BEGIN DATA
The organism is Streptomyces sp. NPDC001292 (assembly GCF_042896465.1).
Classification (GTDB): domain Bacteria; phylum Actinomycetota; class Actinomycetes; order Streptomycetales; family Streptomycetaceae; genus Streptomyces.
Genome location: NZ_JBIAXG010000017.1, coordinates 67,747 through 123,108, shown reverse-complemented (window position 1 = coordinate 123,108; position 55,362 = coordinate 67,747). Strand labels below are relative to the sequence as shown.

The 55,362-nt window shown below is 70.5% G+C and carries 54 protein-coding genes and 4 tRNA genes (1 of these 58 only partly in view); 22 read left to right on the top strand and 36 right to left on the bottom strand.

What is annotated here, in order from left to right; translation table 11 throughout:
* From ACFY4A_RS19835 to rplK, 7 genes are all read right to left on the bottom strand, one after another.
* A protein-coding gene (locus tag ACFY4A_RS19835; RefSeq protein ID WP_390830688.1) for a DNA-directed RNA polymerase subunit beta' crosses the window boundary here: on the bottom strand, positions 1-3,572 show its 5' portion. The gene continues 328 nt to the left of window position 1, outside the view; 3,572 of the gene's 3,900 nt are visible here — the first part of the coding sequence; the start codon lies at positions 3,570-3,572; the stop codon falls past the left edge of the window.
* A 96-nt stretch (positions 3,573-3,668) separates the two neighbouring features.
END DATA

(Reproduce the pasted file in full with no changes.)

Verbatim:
The organism is Streptomyces sp. NPDC001292 (assembly GCF_042896465.1).
Classification (GTDB): domain Bacteria; phylum Actinomycetota; class Actinomycetes; order Streptomycetales; family Streptomycetaceae; genus Streptomyces.
Genome location: NZ_JBIAXG010000017.1, coordinates 67,747 through 123,108, shown reverse-complemented (window position 1 = coordinate 123,108; position 55,362 = coordinate 67,747). Strand labels below are relative to the sequence as shown.

The 55,362-nt window shown below is 70.5% G+C and carries 54 protein-coding genes and 4 tRNA genes (1 of these 58 only partly in view); 22 read left to right on the top strand and 36 right to left on the bottom strand.

What is annotated here, in order from left to right; translation table 11 throughout:
* From ACFY4A_RS19835 to rplK, 7 genes are all read right to left on the bottom strand, one after another.
* A protein-coding gene (locus tag ACFY4A_RS19835; RefSeq protein ID WP_390830688.1) for a DNA-directed RNA polymerase subunit beta' crosses the window boundary here: on the bottom strand, positions 1-3,572 show its 5' portion. The gene continues 328 nt to the left of window position 1, outside the view; 3,572 of the gene's 3,900 nt are visible here — the first part of the coding sequence; the start codon lies at positions 3,570-3,572; the stop codon falls past the left edge of the window.
* A 96-nt stretch (positions 3,573-3,668) separates the two neighbouring features.